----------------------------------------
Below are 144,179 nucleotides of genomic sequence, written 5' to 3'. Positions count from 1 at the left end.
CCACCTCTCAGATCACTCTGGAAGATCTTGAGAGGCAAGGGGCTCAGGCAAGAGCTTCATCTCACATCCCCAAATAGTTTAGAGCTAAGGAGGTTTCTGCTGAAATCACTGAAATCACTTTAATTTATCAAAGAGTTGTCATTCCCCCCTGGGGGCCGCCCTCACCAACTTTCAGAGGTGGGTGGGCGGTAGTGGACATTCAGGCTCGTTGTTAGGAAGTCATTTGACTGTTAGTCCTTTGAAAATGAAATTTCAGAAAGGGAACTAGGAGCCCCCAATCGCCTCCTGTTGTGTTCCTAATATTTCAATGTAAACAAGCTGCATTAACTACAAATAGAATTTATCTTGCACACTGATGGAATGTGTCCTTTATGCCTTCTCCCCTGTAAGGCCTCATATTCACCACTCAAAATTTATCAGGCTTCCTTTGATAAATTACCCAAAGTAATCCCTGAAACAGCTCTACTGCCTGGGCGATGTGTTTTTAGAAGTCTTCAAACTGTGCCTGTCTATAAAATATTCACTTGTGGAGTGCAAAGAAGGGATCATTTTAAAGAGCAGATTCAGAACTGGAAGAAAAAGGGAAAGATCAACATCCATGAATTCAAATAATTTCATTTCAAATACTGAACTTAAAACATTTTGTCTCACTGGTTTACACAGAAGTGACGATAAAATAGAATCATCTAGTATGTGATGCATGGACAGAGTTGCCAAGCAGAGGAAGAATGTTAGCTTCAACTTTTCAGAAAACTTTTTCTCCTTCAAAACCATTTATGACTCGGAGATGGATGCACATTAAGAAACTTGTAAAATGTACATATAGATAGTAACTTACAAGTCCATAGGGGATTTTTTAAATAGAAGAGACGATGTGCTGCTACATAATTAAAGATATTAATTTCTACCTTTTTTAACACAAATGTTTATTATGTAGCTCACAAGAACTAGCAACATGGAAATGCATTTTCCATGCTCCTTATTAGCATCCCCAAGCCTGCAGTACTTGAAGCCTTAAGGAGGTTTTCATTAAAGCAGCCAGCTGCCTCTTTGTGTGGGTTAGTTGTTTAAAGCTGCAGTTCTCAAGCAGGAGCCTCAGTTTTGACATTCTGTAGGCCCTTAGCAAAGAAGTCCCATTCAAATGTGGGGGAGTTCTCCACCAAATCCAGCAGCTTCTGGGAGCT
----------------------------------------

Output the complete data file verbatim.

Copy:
Below are 144,179 nucleotides of genomic sequence, written 5' to 3'. Positions count from 1 at the left end.
CCACCTCTCAGATCACTCTGGAAGATCTTGAGAGGCAAGGGGCTCAGGCAAGAGCTTCATCTCACATCCCCAAATAGTTTAGAGCTAAGGAGGTTTCTGCTGAAATCACTGAAATCACTTTAATTTATCAAAGAGTTGTCATTCCCCCCTGGGGGCCGCCCTCACCAACTTTCAGAGGTGGGTGGGCGGTAGTGGACATTCAGGCTCGTTGTTAGGAAGTCATTTGACTGTTAGTCCTTTGAAAATGAAATTTCAGAAAGGGAACTAGGAGCCCCCAATCGCCTCCTGTTGTGTTCCTAATATTTCAATGTAAACAAGCTGCATTAACTACAAATAGAATTTATCTTGCACACTGATGGAATGTGTCCTTTATGCCTTCTCCCCTGTAAGGCCTCATATTCACCACTCAAAATTTATCAGGCTTCCTTTGATAAATTACCCAAAGTAATCCCTGAAACAGCTCTACTGCCTGGGCGATGTGTTTTTAGAAGTCTTCAAACTGTGCCTGTCTATAAAATATTCACTTGTGGAGTGCAAAGAAGGGATCATTTTAAAGAGCAGATTCAGAACTGGAAGAAAAAGGGAAAGATCAACATCCATGAATTCAAATAATTTCATTTCAAATACTGAACTTAAAACATTTTGTCTCACTGGTTTACACAGAAGTGACGATAAAATAGAATCATCTAGTATGTGATGCATGGACAGAGTTGCCAAGCAGAGGAAGAATGTTAGCTTCAACTTTTCAGAAAACTTTTTCTCCTTCAAAACCATTTATGACTCGGAGATGGATGCACATTAAGAAACTTGTAAAATGTACATATAGATAGTAACTTACAAGTCCATAGGGGATTTTTTAAATAGAAGAGACGATGTGCTGCTACATAATTAAAGATATTAATTTCTACCTTTTTTAACACAAATGTTTATTATGTAGCTCACAAGAACTAGCAACATGGAAATGCATTTTCCATGCTCCTTATTAGCATCCCCAAGCCTGCAGTACTTGAAGCCTTAAGGAGGTTTTCATTAAAGCAGCCAGCTGCCTCTTTGTGTGGGTTAGTTGTTTAAAGCTGCAGTTCTCAAGCAGGAGCCTCAGTTTTGACATTCTGTAGGCCCTTAGCAAAGAAGTCCCATTCAAATGTGGGGGAGTTCTCCACCAAATCCAGCAGCTTCTGGGAGCT